Always love bumping into Stephen! What a legend, can’t say i’ve met anyone with so much wisdom and passion for Malawi and agriculture as him. I can remember having similar discussions about forex with him back in June. Really interesting thoughts, and it would be great if someone did some research on this, that – like you’ve highlighted – understands the context of hunger season and looks at crime levels accordingly.

    Even more interesting is the pattern of protest – why did so many turn out in July’s day of protests and yet so much dissapointment in terms of postponed protests in August and then September… Indicates that it is not as simple as citizens feeling compelled to protest based on the fuel/forex/governance problems and there is something else at play…

    • 6 February 2012 10:48 pm

      @graduateinafrica: thanks for reading the blog and welcome to the world of blogging! (so far, I’m enjoying your posts — keep ’em coming.)

      I just wrote another post about the clashes between vendors and police in Lilongwe today. Though the protests “organized” by civil society “leaders” have been cancelled twice now, that hasn’t stopped other groups from demonstrating (i.e., court staff or Shoprite workers).

      I’m working on an academic paper with a couple of colleagues that will examine protest behavior in contemporary Malawi more closely. Once we have a draft ready for sharing, I’ll be sure to include it. My intuition is that people are fed up, but some of them more than others because they are affected more. Especially considering Diana Cammack’s recent report, I think there’s likely more agitation among the middle class in Malawi.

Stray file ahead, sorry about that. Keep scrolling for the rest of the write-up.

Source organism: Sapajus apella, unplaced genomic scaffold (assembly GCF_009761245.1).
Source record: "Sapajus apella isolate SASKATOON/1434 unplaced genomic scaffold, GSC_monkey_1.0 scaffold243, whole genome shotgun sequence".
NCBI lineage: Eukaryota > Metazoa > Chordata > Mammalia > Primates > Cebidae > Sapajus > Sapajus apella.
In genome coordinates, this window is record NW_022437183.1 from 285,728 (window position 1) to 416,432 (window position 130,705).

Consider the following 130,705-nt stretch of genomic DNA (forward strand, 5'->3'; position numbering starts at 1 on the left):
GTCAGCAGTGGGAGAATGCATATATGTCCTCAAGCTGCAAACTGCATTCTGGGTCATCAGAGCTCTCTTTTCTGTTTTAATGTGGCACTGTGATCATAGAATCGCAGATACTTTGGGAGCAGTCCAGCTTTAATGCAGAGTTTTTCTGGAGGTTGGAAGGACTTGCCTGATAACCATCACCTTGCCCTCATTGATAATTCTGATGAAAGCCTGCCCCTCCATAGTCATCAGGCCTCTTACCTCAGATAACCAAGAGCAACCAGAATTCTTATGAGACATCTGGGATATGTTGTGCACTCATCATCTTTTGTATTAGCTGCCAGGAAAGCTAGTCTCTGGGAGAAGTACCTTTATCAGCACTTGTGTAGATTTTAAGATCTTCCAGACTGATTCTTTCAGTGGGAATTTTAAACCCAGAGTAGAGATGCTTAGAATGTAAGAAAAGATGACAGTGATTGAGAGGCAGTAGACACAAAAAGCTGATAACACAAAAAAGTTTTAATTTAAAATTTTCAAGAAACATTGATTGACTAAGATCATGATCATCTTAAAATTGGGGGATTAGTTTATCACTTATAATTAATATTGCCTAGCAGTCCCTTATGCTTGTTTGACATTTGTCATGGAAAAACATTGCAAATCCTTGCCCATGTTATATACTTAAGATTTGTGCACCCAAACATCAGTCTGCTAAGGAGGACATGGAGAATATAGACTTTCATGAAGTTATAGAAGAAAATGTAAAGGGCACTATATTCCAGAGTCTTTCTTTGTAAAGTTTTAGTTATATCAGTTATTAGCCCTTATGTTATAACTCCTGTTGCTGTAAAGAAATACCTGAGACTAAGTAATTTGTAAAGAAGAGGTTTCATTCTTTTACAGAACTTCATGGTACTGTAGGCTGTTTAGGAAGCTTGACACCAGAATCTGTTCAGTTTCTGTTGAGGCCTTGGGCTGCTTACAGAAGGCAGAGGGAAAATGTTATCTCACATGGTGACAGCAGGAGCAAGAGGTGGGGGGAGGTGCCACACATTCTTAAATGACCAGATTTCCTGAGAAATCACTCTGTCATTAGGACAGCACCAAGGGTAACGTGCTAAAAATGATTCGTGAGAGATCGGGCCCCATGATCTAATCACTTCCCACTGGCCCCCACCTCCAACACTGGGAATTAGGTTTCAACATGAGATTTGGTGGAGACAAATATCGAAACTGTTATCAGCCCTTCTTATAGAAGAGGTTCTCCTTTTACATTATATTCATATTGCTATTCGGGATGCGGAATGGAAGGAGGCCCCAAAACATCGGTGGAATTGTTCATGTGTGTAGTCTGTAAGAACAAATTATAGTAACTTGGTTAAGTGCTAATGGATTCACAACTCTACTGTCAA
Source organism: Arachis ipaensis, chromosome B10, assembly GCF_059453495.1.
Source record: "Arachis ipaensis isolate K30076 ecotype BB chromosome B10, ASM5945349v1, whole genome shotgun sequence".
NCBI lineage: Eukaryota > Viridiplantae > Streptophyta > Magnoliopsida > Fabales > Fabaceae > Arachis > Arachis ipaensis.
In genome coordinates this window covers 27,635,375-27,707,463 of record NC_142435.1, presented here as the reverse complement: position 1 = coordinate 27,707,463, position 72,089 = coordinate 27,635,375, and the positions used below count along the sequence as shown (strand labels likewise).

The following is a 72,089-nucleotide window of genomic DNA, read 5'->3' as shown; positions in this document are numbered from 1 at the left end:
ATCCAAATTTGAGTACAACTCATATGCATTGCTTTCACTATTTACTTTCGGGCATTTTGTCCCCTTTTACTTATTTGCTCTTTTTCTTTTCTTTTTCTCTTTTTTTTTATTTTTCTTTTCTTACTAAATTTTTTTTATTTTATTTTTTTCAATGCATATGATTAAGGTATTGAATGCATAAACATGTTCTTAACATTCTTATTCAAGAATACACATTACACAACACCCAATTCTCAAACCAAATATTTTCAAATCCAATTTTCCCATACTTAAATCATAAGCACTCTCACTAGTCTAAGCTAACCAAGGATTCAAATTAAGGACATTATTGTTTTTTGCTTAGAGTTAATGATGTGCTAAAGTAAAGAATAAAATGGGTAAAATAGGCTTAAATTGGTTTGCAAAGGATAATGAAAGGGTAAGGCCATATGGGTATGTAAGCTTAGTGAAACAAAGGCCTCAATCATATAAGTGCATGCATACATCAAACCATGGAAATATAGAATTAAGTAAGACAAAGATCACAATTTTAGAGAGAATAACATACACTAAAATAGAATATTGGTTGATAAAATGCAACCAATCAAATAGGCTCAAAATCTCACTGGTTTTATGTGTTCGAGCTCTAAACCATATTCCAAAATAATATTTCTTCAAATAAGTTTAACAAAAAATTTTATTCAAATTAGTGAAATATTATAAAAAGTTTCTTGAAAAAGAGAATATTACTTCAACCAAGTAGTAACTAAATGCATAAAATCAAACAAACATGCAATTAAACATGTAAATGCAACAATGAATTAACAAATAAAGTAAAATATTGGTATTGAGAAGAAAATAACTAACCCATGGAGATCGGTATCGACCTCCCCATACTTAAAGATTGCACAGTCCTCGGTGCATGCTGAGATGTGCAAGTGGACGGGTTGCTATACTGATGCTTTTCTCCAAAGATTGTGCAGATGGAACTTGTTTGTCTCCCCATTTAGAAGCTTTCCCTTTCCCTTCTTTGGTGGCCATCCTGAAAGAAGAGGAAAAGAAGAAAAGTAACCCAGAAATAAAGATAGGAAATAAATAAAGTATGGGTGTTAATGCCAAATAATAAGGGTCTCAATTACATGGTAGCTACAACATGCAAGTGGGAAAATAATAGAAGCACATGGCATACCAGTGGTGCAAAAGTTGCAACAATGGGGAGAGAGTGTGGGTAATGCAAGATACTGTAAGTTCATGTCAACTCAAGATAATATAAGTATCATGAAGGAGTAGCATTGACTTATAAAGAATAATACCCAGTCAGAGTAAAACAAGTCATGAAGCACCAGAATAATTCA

Tidzaona!

  2. 5 February 2012 1:32 pm

    I don’t know if there is a relationship between crime and poverty (or food insecurity) over time, but our MGAPE colleague Christine Moser (along with Marcel Fafchamps) has worked on the relationship between crime and poverty in a cross-sectional setting using data from the commune census in Madagascar. Their main finding actually is that crime mostly occurs in rural areas, as a consequence of isolation. Their paper was published in 2003 in the Journal of African Economies in case you are interested:

    http://jae.oxfordjournals.org/content/12/4/625.short

    • 6 February 2012 10:49 pm

      Thanks, Marc, for sharing the link to Christine’s paper w/Fafchamps. I’m going to tuck it away for that magical point in the future when I will have time to think about a new project.

  3. 6 February 2012 1:36 pm

    We should talk about this if you find anything. I’ve been wanting to write a paper on the relationship between weather and rebels/the government starting another round of violence in DRC for several years now. Seems to be partly about not wanting to fight in the rain, but that’s not the whole story.

    • 6 February 2012 10:51 pm

      Interesting. I know almost nothing about fighting (except when a girl says something mean about my boots). Still, I’d expect one side might see an advantage to the rain — it would allow them to catch the opposition off-guard, kinda Tet Offensive-like.